FDA Approves Brexucabtagene Autoleucel for Relapsed or Refractory B-Cell Precursor Acute Lymphoblastic Leukemia
On October 1, 2021, the U.S. Food and Drug Administration (FDA) approved (https://www.fda.gov/drugs/resources-information-approved-drugs/fda-approves-brexucabtagene-autoleucel-relapsed-or-refractory-b-cell-precursor-acute-lymphoblastic) brexucabtagene autoleucel (Tecartus™) for adult patients with relapsed or refractory B-cell precursor acute lymphoblastic leukemia (ALL).
Efficacy was evaluated in a single-arm, multicenter trial (ZUMA-3; NCT02614066) that evaluated brexucabtagene autoleucel, a CD19-directed chimeric antigen receptor (CAR) T-cell therapy, in adults with relapsed or refractory B-cell precursor ALL. Patients received a single infusion of brexucabtagene autoleucel following completion of lymphodepleting chemotherapy.
The efficacy outcome measures used to support approval were complete response (CR) achieved within three months from infusion and duration of CR. Of the 54 patients evaluable for efficacy, 28 (52%; 95% CI = 38, 66) achieved CR within three months. With a median follow-up for responders of 7.1 months, the median duration of CR was not reached; the duration of CR was estimated to exceed 12 months for more than half of the patients.
The prescribing information for brexucabtagene autoleucel has a boxed warning for cytokine release syndrome (CRS) and neurologic toxicities. CRS occurred in 92% (grade ≥ 3, 26%) of patients receiving brexucabtagene autoleucel, and neurologic toxicities occurred in 87% (grade ≥ 3, 35%) . The most common nonlaboratory adverse reactions reported in 20% or more of patients were fever, CRS, hypotension, encephalopathy, tachycardias, nausea, chills, headache, fatigue, febrile neutropenia, diarrhea, musculoskeletal pain, hypoxia, rash, edema, tremor, infection with unspecified pathogen, constipation, decreased appetite, and vomiting.
The recommended brexucabtagene autoleucel dose is a single IV infusion of 1 x 106 CAR-positive viable T cells per kg body weight (maximum 1 x 108 CAR-positive viable T cells), preceded by fludarabine and cyclophosphamide as lymphodepleting chemotherapy.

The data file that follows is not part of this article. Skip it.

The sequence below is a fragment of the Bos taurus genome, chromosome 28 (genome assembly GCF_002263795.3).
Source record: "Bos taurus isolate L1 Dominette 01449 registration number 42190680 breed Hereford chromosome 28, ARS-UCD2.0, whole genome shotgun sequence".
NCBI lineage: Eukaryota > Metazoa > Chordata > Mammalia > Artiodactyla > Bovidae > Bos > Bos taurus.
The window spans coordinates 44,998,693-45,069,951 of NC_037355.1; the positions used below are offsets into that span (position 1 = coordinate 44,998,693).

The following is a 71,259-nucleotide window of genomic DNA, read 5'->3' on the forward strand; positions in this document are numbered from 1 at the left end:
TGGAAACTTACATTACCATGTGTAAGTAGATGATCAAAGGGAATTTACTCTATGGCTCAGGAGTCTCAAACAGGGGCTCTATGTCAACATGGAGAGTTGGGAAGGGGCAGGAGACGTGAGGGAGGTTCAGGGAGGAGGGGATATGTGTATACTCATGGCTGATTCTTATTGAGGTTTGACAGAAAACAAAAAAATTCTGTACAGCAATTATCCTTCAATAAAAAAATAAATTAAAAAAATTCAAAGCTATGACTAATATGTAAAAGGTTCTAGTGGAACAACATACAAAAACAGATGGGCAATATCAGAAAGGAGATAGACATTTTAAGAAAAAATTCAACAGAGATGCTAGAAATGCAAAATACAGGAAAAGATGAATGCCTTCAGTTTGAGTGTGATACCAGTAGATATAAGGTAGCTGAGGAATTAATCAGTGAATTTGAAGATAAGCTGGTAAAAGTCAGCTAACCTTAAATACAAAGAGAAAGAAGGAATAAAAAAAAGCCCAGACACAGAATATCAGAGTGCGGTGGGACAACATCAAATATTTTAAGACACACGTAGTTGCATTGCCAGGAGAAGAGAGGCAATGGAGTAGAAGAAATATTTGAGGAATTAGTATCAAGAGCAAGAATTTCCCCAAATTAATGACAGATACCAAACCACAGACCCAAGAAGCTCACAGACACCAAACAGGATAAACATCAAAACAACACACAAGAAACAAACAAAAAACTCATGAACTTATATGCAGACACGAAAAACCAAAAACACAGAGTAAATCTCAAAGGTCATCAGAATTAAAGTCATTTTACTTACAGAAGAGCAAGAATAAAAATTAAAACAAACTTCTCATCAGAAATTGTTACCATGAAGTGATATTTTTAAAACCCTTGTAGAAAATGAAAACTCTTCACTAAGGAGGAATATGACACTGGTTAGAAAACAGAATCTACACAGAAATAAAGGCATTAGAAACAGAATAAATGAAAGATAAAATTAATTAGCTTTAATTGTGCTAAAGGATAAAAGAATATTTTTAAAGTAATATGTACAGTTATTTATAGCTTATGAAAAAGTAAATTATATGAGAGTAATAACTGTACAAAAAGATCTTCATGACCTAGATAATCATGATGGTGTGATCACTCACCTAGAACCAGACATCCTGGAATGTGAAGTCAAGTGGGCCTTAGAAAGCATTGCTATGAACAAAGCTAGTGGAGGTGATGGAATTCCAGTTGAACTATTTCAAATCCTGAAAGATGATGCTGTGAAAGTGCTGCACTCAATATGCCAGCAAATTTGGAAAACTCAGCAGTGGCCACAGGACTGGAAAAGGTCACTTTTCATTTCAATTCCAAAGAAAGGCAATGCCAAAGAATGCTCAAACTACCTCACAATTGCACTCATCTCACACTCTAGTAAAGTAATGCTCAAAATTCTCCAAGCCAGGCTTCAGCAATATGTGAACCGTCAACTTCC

The review used the Assessment Aid (https://www.fda.gov/about-fda/oncology-center-excellence/assessment-aid), a voluntary submission from the applicant to facilitate FDA’s assessment.
FDA granted the application priority review, breakthrough designation, and orphan drug designation. A description of FDA expedited programs is in the Guidance for IndustryꟷExpedited Programs for Serious ConditionsꟷDrugs and Biologics (https://www.fda.gov/regulatory-information/search-fda-guidance-documents/expedited-programs-serious-conditions-drugs-and-biologics).
Healthcare professionals should report all serious adverse events they suspect are associated with the use of any medicine and device to FDA’s MedWatch Reporting System (https://www.accessdata.fda.gov/scripts/medwatch/index.cfm) or by calling 800-FDA-1088.
For assistance with single-patient INDs for investigational oncology products, healthcare professionals may contact OCE’s Project Facilitate (https://www.fda.gov/about-fda/oncology-center-excellence/project-facilitate) at 240-402-0004 or email OncProjectFacilitate@fda.hhs.gov (mailto:OncProjectFacilitate@fda.hhs.gov).